Are you a starter streamer in your dynasty league? Does streaming make you crazy? Do you have any other ideas to beat this or success stories of when you streamed or watched the streaming team crash and burn? Let us know in the comments!

The Author

Tyler Baber

Tyler Baber

5 Comments

  1. Justin
    April 16, 2016 at 6:41 pm

    Good read! I like to keep 1 or 2 spots open to stream at least early and late in seasons. Early because things can be rough for even top talents example Geinke. Late because I might need a playoff push and that guy on my bench might not have favorable match ups the rest of the way. Point is streaming small and thinking ahead has been working for me. Started Kelvin Herrera and Joe Ross this week for a win and a hold with my 1 stream spot.

    • April 17, 2016 at 2:24 pm

      if you’re in a dynasty league that rewards holds and you’ve got Kelvin Herrera off waivers, hold him and don’t drop him. he’ll be a beast this year. Joe Ross is another pitcher who may not have a guaranteed rotation spot the rest of the season but i expect good things from him. these are the types of guys i recommend grabbing off waivers and holding onto unless someone way better comes along.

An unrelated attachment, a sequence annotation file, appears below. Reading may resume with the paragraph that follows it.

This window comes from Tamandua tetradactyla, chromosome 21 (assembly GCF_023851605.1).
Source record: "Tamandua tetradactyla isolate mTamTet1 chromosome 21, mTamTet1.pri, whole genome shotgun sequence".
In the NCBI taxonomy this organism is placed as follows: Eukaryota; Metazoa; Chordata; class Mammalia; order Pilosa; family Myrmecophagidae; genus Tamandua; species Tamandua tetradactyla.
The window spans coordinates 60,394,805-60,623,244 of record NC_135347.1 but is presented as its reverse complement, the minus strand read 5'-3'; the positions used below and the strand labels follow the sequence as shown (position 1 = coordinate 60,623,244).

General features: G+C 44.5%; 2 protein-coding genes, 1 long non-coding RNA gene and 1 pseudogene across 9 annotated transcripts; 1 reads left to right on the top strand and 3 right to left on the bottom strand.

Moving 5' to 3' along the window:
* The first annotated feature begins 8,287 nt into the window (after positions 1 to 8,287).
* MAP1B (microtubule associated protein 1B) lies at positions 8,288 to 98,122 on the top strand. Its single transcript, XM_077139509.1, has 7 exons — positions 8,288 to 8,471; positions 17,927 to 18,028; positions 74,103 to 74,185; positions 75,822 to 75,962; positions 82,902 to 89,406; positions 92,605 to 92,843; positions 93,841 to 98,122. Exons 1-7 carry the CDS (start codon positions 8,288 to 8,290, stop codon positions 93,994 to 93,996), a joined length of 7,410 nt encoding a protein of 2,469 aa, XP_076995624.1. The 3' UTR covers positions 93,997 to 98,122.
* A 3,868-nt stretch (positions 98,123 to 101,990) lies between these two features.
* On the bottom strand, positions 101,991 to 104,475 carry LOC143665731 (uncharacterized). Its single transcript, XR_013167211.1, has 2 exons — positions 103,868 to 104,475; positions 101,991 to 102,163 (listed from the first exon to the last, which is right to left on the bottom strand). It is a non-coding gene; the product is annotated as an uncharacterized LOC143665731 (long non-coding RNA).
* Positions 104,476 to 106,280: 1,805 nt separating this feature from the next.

keeping roster slots available for streaming early and late in the season is a great way to get the best of both worlds, especially after the trade deadline, and especially if you’re in contention in a roto league. i’d still be cautious with streaming in h2h until the playoffs, though. the risk of it blowing up on you is pretty high.

  2. April 18, 2016 at 3:51 pm

    When faced with a Streamer, I love picking up starters two and three days in advance, then just leaving them on the bench. Yeah, I just buried Jorge De La Rosa. How do you like that?

    • April 18, 2016 at 9:10 pm

      buddy i wrote this article because of how much you’ve been streaming in the TINO listener league and you know it

  3. Justn
    September 20, 2016 at 11:11 pm

    Just wanted to catch up on my remarks at the beginning of the season, in my 12 team 8 keepers, 23 roster spots league, I ended up 2nd overall for the season and in the championship race against the guy who was #1 overall for the season. Now I didn’t stream all season and mostly kept it to an extra SP at the end of a week or a RP here or there for vulture saves and holds. But now in the hunt for the title I find myself streaming guys left and right for a little advantage. So the method works if you do your homework and have a good core of players. Wish me luck and catch ya next year.